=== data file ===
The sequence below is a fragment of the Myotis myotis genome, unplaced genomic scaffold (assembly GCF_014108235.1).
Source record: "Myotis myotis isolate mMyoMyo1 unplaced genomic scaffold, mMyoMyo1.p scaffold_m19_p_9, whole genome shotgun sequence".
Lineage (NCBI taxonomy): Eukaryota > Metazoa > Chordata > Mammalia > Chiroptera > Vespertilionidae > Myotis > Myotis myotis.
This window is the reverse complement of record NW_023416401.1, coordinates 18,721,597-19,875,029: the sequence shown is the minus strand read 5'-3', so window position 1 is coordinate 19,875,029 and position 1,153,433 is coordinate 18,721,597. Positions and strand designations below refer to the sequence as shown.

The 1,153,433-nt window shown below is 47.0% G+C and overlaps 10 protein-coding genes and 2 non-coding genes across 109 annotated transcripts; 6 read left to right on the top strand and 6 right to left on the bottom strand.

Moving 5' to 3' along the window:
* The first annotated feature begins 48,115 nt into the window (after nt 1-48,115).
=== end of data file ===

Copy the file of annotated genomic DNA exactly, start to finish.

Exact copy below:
The sequence below is a fragment of the Myotis myotis genome, unplaced genomic scaffold (assembly GCF_014108235.1).
Source record: "Myotis myotis isolate mMyoMyo1 unplaced genomic scaffold, mMyoMyo1.p scaffold_m19_p_9, whole genome shotgun sequence".
Lineage (NCBI taxonomy): Eukaryota > Metazoa > Chordata > Mammalia > Chiroptera > Vespertilionidae > Myotis > Myotis myotis.
This window is the reverse complement of record NW_023416401.1, coordinates 18,721,597-19,875,029: the sequence shown is the minus strand read 5'-3', so window position 1 is coordinate 19,875,029 and position 1,153,433 is coordinate 18,721,597. Positions and strand designations below refer to the sequence as shown.

The 1,153,433-nt window shown below is 47.0% G+C and overlaps 10 protein-coding genes and 2 non-coding genes across 109 annotated transcripts; 6 read left to right on the top strand and 6 right to left on the bottom strand.

Moving 5' to 3' along the window:
* The first annotated feature begins 48,115 nt into the window (after nt 1-48,115).